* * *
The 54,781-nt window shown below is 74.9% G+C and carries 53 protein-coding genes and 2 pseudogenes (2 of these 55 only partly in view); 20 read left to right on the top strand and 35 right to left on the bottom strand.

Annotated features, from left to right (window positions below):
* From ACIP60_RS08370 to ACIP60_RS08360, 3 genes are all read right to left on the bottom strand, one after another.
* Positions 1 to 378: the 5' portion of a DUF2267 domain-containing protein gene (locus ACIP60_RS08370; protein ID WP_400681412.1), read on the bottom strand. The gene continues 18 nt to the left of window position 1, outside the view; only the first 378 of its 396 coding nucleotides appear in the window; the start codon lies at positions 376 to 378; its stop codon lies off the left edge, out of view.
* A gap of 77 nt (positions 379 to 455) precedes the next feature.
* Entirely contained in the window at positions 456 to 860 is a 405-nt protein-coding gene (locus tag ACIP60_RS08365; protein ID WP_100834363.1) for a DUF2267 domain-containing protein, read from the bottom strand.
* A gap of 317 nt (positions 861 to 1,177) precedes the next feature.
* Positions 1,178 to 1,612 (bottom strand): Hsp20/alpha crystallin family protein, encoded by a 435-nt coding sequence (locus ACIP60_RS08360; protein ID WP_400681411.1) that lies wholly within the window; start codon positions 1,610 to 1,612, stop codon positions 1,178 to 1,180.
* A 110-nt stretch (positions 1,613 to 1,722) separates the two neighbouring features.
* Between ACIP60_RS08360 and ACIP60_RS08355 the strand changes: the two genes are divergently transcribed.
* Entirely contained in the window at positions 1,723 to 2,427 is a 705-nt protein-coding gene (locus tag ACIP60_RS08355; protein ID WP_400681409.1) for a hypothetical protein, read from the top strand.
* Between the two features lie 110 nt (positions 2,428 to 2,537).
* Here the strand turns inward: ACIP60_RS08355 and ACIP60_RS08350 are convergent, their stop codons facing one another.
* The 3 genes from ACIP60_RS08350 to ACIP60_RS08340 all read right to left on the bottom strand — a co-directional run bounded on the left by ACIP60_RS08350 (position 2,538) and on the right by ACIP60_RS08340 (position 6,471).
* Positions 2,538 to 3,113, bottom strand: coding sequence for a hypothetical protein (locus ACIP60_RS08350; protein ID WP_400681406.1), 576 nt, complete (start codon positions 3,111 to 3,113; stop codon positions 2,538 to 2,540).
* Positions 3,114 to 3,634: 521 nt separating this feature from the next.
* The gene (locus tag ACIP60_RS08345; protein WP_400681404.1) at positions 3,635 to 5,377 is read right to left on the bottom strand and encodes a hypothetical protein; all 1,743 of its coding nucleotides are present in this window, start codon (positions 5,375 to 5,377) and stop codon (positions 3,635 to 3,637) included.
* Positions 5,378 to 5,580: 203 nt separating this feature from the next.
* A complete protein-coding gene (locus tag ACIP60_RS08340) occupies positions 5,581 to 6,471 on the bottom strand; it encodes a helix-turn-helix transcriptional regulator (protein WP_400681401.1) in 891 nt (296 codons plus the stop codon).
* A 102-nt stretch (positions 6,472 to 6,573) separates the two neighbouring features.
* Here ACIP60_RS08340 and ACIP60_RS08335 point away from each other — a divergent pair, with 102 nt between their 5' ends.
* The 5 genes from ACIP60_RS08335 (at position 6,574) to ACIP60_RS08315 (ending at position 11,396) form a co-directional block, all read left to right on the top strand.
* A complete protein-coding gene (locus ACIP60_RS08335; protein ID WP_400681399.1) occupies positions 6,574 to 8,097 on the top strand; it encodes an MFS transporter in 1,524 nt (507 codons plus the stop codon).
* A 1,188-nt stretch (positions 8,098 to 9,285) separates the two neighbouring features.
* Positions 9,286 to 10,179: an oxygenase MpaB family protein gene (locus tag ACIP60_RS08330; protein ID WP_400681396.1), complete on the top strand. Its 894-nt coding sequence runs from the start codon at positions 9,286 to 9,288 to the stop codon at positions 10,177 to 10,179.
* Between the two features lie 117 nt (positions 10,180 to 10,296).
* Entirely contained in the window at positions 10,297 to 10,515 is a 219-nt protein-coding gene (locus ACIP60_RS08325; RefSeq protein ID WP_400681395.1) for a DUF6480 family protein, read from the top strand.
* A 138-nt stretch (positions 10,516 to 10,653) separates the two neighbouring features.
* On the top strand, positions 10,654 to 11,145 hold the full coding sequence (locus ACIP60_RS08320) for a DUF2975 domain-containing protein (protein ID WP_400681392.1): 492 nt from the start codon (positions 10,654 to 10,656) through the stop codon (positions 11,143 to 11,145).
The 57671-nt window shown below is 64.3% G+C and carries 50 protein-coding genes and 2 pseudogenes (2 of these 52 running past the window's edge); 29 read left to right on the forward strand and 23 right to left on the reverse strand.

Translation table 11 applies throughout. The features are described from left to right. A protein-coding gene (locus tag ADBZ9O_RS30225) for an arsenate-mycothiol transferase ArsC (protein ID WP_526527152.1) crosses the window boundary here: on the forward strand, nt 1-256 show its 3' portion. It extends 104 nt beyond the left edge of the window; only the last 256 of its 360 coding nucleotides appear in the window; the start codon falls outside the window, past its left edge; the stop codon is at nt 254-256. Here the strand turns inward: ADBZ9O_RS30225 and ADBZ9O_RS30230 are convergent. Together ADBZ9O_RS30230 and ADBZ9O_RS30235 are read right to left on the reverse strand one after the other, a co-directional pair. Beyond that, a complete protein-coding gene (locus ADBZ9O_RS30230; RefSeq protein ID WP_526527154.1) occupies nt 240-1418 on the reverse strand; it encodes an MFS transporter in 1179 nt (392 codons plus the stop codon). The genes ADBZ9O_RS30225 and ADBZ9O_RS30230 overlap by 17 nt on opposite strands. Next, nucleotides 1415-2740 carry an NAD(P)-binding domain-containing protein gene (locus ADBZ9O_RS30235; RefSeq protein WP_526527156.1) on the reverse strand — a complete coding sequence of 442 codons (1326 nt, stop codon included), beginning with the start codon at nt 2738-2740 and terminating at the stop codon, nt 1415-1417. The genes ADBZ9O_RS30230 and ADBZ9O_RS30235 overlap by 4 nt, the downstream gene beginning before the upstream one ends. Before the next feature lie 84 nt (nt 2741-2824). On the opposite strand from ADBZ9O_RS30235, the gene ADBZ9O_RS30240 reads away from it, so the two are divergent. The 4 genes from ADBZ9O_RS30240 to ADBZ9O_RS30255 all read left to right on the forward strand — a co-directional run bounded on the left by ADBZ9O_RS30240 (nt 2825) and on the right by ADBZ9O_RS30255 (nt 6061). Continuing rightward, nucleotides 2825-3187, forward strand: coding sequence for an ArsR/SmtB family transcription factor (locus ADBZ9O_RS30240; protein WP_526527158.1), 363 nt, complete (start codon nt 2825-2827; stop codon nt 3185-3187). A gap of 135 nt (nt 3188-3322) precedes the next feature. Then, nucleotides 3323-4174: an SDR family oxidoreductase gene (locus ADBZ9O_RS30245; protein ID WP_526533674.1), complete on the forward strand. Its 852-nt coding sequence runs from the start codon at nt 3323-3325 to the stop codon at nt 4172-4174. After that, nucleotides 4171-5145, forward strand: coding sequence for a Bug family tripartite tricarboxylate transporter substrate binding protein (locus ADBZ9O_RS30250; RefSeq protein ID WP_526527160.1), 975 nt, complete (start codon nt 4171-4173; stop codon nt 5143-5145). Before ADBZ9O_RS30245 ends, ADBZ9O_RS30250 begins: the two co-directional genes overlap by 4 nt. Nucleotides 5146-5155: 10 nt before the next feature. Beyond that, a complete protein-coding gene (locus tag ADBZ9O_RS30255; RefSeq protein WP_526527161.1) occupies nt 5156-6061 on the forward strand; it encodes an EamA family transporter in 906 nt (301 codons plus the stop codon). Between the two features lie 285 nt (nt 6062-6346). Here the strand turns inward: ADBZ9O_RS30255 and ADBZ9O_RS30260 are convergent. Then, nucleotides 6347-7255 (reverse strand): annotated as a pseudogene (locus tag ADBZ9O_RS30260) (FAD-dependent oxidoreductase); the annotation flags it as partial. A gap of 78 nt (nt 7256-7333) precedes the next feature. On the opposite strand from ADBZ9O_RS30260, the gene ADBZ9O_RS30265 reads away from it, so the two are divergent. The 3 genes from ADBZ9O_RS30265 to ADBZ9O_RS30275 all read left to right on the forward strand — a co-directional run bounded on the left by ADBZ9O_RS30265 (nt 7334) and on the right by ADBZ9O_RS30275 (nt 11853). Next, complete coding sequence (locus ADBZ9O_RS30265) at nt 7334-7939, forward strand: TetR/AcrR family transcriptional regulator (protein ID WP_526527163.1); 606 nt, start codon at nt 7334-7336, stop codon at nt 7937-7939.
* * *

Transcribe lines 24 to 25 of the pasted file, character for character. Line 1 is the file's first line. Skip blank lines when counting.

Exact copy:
* A 1,188-nt stretch (positions 8,098 to 9,285) separates the two neighbouring features.
* Positions 9,286 to 10,179: an oxygenase MpaB family protein gene (locus tag ACIP60_RS08330; protein ID WP_400681396.1), complete on the top strand. Its 894-nt coding sequence runs from the start codon at positions 9,286 to 9,288 to the stop codon at positions 10,177 to 10,179.